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How to Put the Right Amount of Pressure on Your Team

How to Put the Right Amount of Pressure on Your Team

Liane Davey, an expert on leadership and building effective teams, knows what it takes to get the most out of the people you manage. She spent 17 years working in large consulting firms, and is sought out by executives of many leading organizations. Below, she describes how you can lead more effectively by managing your people and leading better:

While the popular press talks of stress as a negative to be avoided, seasoned managers know better. If you’re trying to drum up new business, get a customer’s order out on time, or hit your numbers for the quarter, a little stress goes a long way. It’s even more important when you’re trying to transform your business or revitalize a sagging culture. That’s when you need enough stress to motivate action.

In its most positive form, stress results when an employee tries to do the same old things in a new environment. Those out-of-date behaviors produce subpar results and the growing gap in performance creates tension. It’s exactly the kind of stress you want, because it counteracts the powerful inertia of habit.

If you’ve been around the management block a time or two, you’ve probably also seen the other side of stress. As stress gets too high, instead of increasing momentum, it can counter-intuitively start to decrease it. You can immobilize people with too much stress: You stifle the creativity required to come up with new ideas, trigger fear of taking a wrong step in a high-stakes situation, or unleash frenetic but ineffective activity.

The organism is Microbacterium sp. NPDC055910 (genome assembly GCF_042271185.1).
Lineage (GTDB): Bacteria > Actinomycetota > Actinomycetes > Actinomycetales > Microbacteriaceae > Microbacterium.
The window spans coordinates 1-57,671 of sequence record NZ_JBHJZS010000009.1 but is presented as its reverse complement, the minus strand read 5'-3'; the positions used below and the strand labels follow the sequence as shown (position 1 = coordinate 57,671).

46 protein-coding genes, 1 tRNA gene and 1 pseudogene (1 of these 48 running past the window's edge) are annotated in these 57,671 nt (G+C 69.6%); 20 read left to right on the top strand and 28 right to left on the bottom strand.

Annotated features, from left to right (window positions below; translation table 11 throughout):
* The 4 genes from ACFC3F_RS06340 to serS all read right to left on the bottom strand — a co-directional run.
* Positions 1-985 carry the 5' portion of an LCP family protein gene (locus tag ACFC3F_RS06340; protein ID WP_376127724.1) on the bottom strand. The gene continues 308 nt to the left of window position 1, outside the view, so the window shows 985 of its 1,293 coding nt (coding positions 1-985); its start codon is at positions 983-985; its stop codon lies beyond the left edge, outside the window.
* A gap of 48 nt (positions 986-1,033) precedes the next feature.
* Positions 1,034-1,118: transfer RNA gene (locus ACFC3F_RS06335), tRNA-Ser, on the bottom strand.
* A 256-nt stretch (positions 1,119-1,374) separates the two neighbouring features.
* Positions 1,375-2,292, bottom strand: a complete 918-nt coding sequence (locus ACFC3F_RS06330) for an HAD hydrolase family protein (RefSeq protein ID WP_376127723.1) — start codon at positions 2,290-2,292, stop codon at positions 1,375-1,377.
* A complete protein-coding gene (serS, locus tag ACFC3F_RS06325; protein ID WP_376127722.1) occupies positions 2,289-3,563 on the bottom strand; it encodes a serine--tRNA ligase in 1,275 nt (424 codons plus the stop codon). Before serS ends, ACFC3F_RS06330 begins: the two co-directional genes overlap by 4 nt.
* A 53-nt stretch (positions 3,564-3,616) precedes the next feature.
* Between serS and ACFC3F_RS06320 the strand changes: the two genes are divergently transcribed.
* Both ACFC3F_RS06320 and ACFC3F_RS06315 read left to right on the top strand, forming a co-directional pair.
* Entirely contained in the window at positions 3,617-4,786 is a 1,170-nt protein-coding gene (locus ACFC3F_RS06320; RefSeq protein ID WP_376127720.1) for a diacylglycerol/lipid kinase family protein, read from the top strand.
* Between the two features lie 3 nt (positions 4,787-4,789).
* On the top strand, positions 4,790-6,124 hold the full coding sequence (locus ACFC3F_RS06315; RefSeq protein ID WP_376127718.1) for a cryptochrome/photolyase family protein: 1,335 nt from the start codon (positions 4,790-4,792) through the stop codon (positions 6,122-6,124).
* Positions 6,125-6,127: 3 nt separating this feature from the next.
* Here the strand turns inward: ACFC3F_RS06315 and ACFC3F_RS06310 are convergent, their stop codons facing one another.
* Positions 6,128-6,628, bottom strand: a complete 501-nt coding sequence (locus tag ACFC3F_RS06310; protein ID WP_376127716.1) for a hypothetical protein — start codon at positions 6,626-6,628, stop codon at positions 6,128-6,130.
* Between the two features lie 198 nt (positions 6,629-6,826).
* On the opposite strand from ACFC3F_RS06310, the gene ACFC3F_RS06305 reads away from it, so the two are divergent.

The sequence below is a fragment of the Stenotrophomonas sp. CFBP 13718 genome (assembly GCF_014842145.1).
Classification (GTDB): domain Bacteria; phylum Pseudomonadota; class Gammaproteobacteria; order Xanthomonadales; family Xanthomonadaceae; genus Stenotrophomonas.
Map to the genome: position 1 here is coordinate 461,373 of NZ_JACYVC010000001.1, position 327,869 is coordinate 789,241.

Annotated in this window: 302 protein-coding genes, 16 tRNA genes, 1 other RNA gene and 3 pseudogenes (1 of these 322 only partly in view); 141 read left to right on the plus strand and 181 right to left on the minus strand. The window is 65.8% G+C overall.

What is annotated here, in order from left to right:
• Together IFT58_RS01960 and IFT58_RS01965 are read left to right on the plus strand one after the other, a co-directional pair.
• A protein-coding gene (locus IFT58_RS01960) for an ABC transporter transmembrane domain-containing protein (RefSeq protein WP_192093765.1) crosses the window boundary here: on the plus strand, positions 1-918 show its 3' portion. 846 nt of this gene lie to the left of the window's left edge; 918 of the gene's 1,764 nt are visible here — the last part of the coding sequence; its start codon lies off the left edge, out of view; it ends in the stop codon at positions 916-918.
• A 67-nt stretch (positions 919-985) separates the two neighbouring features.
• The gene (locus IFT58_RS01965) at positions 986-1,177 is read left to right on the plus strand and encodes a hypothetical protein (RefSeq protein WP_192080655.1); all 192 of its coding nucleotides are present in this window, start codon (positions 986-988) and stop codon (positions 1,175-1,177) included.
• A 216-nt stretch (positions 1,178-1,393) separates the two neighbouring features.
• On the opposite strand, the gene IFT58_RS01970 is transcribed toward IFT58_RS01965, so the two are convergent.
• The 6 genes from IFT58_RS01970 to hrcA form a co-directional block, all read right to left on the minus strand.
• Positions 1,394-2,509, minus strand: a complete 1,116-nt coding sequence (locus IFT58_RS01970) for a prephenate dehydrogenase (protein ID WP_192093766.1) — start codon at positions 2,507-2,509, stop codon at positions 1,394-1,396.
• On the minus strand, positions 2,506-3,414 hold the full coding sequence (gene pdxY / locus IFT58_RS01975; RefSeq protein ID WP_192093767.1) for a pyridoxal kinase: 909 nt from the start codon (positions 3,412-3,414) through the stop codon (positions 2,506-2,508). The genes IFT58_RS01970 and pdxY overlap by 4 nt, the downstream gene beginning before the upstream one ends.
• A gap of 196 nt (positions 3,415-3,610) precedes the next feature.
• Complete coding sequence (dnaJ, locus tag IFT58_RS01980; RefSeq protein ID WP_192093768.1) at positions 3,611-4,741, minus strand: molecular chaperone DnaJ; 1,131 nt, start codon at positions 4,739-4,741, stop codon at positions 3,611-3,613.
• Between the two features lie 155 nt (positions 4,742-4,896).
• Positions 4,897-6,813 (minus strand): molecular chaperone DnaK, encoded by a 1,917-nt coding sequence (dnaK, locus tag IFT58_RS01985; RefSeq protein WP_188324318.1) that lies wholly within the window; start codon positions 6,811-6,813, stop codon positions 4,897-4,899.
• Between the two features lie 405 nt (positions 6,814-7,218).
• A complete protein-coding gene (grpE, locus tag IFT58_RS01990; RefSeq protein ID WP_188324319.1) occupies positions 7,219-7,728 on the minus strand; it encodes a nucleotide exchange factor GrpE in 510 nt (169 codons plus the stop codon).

Somewhere in between these two extremes is the ideal level of stress; one that creates positive pressure in the direction of change without causing debilitating worry. This magic zone is what John Kotter referred to as the “Productive Range of Distress.” This is an extremely useful concept for managers who are leading through change, but how do you take it from being conceptual to being real? How can you alter the levels of stress on your team? How do you know when you should intervene?

Your first step is to assess the current state. There are signs that the stress levels on your team aren’t sufficient to create meaningful change. Watch for people who are too comfortable with the status quo — either resisting the need to change, referring incessantly to the “way we used to do it,” or generally not applying themselves to get the job done (i.e., coming in late, taking long breaks, and Yabba Dabba Do-ing like Fred Flintstone at the end-of-day whistle).